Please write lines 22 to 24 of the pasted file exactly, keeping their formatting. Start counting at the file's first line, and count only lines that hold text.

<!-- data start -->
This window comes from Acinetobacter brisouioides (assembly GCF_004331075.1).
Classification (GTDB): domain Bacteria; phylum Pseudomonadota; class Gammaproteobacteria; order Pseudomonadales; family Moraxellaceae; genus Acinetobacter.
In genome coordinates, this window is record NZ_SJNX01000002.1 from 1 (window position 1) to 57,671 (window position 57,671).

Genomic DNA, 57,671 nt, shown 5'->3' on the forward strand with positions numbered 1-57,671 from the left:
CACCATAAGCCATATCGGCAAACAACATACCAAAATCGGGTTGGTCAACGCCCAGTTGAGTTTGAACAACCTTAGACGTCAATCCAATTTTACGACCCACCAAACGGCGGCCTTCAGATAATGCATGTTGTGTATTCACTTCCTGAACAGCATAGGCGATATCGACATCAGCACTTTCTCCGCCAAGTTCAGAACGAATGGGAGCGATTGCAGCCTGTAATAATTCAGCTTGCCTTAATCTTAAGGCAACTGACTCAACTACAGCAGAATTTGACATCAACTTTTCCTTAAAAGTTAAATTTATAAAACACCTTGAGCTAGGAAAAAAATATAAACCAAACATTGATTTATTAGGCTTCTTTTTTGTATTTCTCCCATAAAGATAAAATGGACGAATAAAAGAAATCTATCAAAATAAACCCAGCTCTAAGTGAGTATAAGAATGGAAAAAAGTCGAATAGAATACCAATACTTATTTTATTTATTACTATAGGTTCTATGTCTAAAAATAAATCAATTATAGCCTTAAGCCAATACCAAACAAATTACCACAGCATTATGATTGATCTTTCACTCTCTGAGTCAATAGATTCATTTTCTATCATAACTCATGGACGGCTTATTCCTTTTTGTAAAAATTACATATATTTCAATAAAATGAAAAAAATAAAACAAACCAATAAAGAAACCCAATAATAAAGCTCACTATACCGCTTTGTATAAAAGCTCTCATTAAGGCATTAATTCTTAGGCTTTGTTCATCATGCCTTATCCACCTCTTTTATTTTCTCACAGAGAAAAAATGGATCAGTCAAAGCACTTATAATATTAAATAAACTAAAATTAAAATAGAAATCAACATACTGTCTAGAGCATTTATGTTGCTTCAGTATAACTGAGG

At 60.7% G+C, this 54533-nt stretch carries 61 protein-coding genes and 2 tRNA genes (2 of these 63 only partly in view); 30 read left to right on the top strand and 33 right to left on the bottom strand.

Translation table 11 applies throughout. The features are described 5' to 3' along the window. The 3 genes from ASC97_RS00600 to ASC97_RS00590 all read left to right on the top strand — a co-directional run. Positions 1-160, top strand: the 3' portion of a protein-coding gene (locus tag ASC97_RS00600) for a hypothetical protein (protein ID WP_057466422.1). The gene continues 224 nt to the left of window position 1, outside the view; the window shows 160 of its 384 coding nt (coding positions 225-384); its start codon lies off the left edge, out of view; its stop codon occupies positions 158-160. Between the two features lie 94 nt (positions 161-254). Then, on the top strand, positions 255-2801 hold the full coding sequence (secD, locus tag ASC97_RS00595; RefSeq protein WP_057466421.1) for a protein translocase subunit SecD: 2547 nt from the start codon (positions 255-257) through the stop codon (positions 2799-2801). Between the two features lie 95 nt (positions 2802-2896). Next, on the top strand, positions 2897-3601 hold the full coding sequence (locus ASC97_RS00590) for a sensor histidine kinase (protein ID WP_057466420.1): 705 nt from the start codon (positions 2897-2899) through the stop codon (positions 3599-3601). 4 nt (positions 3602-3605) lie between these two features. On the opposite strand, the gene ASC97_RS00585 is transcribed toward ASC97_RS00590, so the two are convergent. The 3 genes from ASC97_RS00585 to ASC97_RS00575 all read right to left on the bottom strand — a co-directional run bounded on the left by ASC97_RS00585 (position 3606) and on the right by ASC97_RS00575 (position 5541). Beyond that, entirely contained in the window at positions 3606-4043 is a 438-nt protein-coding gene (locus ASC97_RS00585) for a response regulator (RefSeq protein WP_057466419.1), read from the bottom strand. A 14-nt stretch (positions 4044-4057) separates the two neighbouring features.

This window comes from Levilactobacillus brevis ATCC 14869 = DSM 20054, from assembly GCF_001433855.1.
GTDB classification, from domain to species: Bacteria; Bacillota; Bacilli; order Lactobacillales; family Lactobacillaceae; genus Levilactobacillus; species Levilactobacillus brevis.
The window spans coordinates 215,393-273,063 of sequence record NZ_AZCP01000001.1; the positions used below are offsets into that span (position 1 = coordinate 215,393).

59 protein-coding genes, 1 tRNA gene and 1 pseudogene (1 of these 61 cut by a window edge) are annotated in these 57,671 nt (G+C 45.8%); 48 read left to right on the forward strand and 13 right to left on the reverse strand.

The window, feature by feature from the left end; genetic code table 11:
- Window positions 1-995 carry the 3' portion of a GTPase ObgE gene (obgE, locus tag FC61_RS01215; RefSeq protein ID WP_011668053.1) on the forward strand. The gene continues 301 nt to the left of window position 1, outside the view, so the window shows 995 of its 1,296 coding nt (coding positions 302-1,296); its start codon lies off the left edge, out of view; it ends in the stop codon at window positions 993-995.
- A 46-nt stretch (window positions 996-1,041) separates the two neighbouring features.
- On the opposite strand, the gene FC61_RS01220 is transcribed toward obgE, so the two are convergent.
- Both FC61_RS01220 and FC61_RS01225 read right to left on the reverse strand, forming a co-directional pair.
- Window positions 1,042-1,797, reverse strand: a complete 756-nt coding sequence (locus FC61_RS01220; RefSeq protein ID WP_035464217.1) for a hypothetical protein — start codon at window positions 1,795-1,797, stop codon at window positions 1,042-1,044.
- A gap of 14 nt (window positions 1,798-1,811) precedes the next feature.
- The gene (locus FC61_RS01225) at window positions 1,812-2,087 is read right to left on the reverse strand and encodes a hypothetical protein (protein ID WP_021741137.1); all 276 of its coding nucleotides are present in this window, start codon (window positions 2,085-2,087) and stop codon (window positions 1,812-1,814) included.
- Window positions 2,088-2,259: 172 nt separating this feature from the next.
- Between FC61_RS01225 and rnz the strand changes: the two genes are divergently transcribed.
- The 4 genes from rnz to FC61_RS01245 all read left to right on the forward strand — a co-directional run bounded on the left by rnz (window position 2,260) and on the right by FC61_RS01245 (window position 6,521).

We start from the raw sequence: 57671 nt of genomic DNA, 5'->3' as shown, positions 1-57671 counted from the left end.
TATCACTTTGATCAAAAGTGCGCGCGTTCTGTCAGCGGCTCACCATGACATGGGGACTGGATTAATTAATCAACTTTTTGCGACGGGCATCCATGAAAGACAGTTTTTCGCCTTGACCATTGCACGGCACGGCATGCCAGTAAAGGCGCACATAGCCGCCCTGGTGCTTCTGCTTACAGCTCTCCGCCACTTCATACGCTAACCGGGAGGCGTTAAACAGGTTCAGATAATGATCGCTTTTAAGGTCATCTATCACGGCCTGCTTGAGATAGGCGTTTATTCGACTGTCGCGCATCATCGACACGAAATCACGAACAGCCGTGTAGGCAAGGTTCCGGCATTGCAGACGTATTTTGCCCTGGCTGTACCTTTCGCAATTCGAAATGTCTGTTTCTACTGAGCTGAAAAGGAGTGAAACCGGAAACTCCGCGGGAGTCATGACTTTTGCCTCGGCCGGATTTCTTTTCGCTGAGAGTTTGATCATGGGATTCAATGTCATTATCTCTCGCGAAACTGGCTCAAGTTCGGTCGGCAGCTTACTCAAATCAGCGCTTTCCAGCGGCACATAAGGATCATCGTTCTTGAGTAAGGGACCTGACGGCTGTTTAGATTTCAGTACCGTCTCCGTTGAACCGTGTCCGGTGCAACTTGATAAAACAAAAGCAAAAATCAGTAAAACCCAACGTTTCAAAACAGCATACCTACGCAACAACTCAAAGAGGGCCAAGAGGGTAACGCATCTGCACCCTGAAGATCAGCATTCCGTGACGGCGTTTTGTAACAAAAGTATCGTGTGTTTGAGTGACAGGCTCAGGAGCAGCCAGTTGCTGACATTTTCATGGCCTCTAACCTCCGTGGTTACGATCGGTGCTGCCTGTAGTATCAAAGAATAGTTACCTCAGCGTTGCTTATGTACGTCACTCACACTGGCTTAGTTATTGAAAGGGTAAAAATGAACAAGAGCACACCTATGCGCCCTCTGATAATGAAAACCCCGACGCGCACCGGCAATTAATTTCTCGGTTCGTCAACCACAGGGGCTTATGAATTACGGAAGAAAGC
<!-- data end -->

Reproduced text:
- The 4 genes from rnz to FC61_RS01245 all read left to right on the forward strand — a co-directional run bounded on the left by rnz (window position 2,260) and on the right by FC61_RS01245 (window position 6,521).

We start from the raw sequence: 57671 nt of genomic DNA, 5'->3' as shown, positions 1-57671 counted from the left end.
TATCACTTTGATCAAAAGTGCGCGCGTTCTGTCAGCGGCTCACCATGACATGGGGACTGGATTAATTAATCAACTTTTTGCGACGGGCATCCATGAAAGACAGTTTTTCGCCTTGACCATTGCACGGCACGGCATGCCAGTAAAGGCGCACATAGCCGCCCTGGTGCTTCTGCTTACAGCTCTCCGCCACTTCATACGCTAACCGGGAGGCGTTAAACAGGTTCAGATAATGATCGCTTTTAAGGTCATCTATCACGGCCTGCTTGAGATAGGCGTTTATTCGACTGTCGCGCATCATCGACACGAAATCACGAACAGCCGTGTAGGCAAGGTTCCGGCATTGCAGACGTATTTTGCCCTGGCTGTACCTTTCGCAATTCGAAATGTCTGTTTCTACTGAGCTGAAAAGGAGTGAAACCGGAAACTCCGCGGGAGTCATGACTTTTGCCTCGGCCGGATTTCTTTTCGCTGAGAGTTTGATCATGGGATTCAATGTCATTATCTCTCGCGAAACTGGCTCAAGTTCGGTCGGCAGCTTACTCAAATCAGCGCTTTCCAGCGGCACATAAGGATCATCGTTCTTGAGTAAGGGACCTGACGGCTGTTTAGATTTCAGTACCGTCTCCGTTGAACCGTGTCCGGTGCAACTTGATAAAACAAAAGCAAAAATCAGTAAAACCCAACGTTTCAAAACAGCATACCTACGCAACAACTCAAAGAGGGCCAAGAGGGTAACGCATCTGCACCCTGAAGATCAGCATTCCGTGACGGCGTTTTGTAACAAAAGTATCGTGTGTTTGAGTGACAGGCTCAGGAGCAGCCAGTTGCTGACATTTTCATGGCCTCTAACCTCCGTGGTTACGATCGGTGCTGCCTGTAGTATCAAAGAATAGTTACCTCAGCGTTGCTTATGTACGTCACTCACACTGGCTTAGTTATTGAAAGGGTAAAAATGAACAAGAGCACACCTATGCGCCCTCTGATAATGAAAACCCCGACGCGCACCGGCAATTAATTTCTCGGTTCGTCAACCACAGGGGCTTATGAATTACGGAAGAAAGC